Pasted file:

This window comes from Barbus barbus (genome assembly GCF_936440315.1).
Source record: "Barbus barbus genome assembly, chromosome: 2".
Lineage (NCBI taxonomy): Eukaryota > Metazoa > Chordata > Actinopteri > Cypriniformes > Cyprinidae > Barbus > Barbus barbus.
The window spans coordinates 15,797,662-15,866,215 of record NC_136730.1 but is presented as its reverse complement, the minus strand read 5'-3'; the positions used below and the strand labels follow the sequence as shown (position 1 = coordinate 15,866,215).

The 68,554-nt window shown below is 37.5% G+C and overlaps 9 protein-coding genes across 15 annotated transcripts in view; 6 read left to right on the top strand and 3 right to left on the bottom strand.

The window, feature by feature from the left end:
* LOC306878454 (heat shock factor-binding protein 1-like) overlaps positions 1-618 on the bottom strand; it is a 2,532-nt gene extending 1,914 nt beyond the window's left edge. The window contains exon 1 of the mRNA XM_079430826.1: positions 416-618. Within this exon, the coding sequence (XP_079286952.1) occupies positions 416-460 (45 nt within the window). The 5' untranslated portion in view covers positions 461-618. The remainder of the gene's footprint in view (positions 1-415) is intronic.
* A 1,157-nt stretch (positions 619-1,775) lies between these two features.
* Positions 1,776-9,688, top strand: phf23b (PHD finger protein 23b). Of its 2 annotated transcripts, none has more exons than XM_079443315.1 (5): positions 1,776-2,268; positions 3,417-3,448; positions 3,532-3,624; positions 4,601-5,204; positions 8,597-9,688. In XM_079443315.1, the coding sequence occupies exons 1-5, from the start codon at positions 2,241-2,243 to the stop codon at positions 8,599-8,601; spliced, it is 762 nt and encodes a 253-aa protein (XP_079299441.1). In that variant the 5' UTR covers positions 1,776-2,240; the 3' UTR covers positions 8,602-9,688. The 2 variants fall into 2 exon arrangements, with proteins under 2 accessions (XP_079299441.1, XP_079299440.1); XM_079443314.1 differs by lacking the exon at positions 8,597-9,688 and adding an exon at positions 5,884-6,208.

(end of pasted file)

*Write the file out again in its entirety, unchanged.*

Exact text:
This window comes from Barbus barbus (genome assembly GCF_936440315.1).
Source record: "Barbus barbus genome assembly, chromosome: 2".
Lineage (NCBI taxonomy): Eukaryota > Metazoa > Chordata > Actinopteri > Cypriniformes > Cyprinidae > Barbus > Barbus barbus.
The window spans coordinates 15,797,662-15,866,215 of record NC_136730.1 but is presented as its reverse complement, the minus strand read 5'-3'; the positions used below and the strand labels follow the sequence as shown (position 1 = coordinate 15,866,215).

The 68,554-nt window shown below is 37.5% G+C and overlaps 9 protein-coding genes across 15 annotated transcripts in view; 6 read left to right on the top strand and 3 right to left on the bottom strand.

The window, feature by feature from the left end:
* LOC306878454 (heat shock factor-binding protein 1-like) overlaps positions 1-618 on the bottom strand; it is a 2,532-nt gene extending 1,914 nt beyond the window's left edge. The window contains exon 1 of the mRNA XM_079430826.1: positions 416-618. Within this exon, the coding sequence (XP_079286952.1) occupies positions 416-460 (45 nt within the window). The 5' untranslated portion in view covers positions 461-618. The remainder of the gene's footprint in view (positions 1-415) is intronic.
* A 1,157-nt stretch (positions 619-1,775) lies between these two features.
* Positions 1,776-9,688, top strand: phf23b (PHD finger protein 23b). Of its 2 annotated transcripts, none has more exons than XM_079443315.1 (5): positions 1,776-2,268; positions 3,417-3,448; positions 3,532-3,624; positions 4,601-5,204; positions 8,597-9,688. In XM_079443315.1, the coding sequence occupies exons 1-5, from the start codon at positions 2,241-2,243 to the stop codon at positions 8,599-8,601; spliced, it is 762 nt and encodes a 253-aa protein (XP_079299441.1). In that variant the 5' UTR covers positions 1,776-2,240; the 3' UTR covers positions 8,602-9,688. The 2 variants fall into 2 exon arrangements, with proteins under 2 accessions (XP_079299441.1, XP_079299440.1); XM_079443314.1 differs by lacking the exon at positions 8,597-9,688 and adding an exon at positions 5,884-6,208.